Tim: Absolutely. Once we’ve inspected the premises and found out the hot‑spot areas, we begin our treatment, basically by feeding the roaches a bait material. The most common treatment now in the industry is to use what we would call gel baits. These baits contain food‑grade ingredients that are somewhat attractive to the roach. They also contain a high moisture content, which is something the roaches are also interested in. Some of the baits actually have some pheromone materials that might be a little bit attractive to the roach as well.
As the roaches feed on these bait materials, a couple interesting things happen. These baits are fairly slow‑acting materials that are able to be absorbed by the roach. As the roaches move through their environment, this material is actually spread through their fecal material, which roaches actually will eat their own poop. It’s in their body, so when the roach dies from the poison, other roaches will feed on his dead carcass, and then spread the bait through the population that way.
As the bait is picked up by one roach, it’s spread into their environment, their harboring sites, through their pooping, and also through their dead bodies, so as the roaches pick this stuff up its transferred to the rest of the population.
It’s very effective and it’s, also, very low in toxicity to humans. There is very little prep involved with the bait job. We, typically, put little spots of bait in the most appropriate locations, perhaps in crevices hidden out of children and pets reach.
In most cases the baits work within about 30 days and the population is completely decimated. Baits can be reapplied at any time. Most bait placements will last over six months. It’s a very effective and long lasting treatment.
Katlyn: After you do this treatment you might find dead bodies, or what can I expect?
Tim: As the roaches take up this material, again, it’s slow acting. It doesn’t necessarily kill the roaches on contact, so they can spread this material, but after a few days of contact with the pesticide the roaches will just be dead on the floor, so you might find dead roaches laying around.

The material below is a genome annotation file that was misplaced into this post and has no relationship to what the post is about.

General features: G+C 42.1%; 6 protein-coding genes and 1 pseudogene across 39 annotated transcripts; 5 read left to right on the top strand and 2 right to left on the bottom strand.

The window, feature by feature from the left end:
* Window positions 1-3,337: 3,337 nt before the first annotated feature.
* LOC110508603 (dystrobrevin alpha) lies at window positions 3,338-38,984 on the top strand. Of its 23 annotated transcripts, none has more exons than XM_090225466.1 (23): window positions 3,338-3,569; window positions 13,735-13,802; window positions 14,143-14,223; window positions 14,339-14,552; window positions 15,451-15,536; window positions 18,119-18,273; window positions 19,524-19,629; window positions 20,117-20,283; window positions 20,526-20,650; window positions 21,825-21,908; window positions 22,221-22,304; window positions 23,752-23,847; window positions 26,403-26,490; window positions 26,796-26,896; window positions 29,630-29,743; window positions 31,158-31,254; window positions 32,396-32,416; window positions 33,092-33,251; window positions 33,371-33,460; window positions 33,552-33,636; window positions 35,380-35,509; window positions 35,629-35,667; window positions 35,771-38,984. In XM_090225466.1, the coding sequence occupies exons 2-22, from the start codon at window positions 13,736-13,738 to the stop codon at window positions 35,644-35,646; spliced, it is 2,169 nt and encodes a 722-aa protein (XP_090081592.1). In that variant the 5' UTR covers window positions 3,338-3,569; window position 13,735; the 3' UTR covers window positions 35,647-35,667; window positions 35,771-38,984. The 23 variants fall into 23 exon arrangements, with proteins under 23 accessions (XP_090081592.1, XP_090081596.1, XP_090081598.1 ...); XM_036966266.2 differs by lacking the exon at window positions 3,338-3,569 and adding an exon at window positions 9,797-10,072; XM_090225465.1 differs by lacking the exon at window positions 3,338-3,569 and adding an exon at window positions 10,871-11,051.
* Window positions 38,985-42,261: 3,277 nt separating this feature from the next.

In extreme cases we also could use a quick killing contact insecticide. Let’s say we get there and the population is out of hand, there are methods we could take to speed up the elimination process by killing most of the adult population that’s living, and then the bait cleans up everybody else after the fact.
In most cases we could use what we call an insect growth regulator which upsets the way the roaches development carries on, especially their sex organs. In the presence of this insect growth regulator, the immature roaches can never mate. That’s very important to the process as well. It’s not critical, because the baits work so well on their own, but using an integrated approach seems to be the best method for roach control.
Katlyn: It sounds like it’s a dot, the bait, that you put in different spots. It’s not a spray, so it’s not all over my house it sounds like?
Tim: Absolutely. We can treat, most kitchens, you could be breast‑feeding your baby while we’re doing this. We don’t recommend that in most cases, but the way that we apply the bait is specifically to these cracks and crevices. There is really very little risk to the family.
Again, this placement is going to last for an extended period of time so the roaches can have access to that while they’re feeding. In most cases, within about 30 days, everybody’s happy.
Katlyn: Everyone’s happy. The roaches are gone. Thank you so much Tim for telling us how to get roaches out of our houses. Thank you.
Tim: You’re welcome.
Photo by Bongani | Royalty Free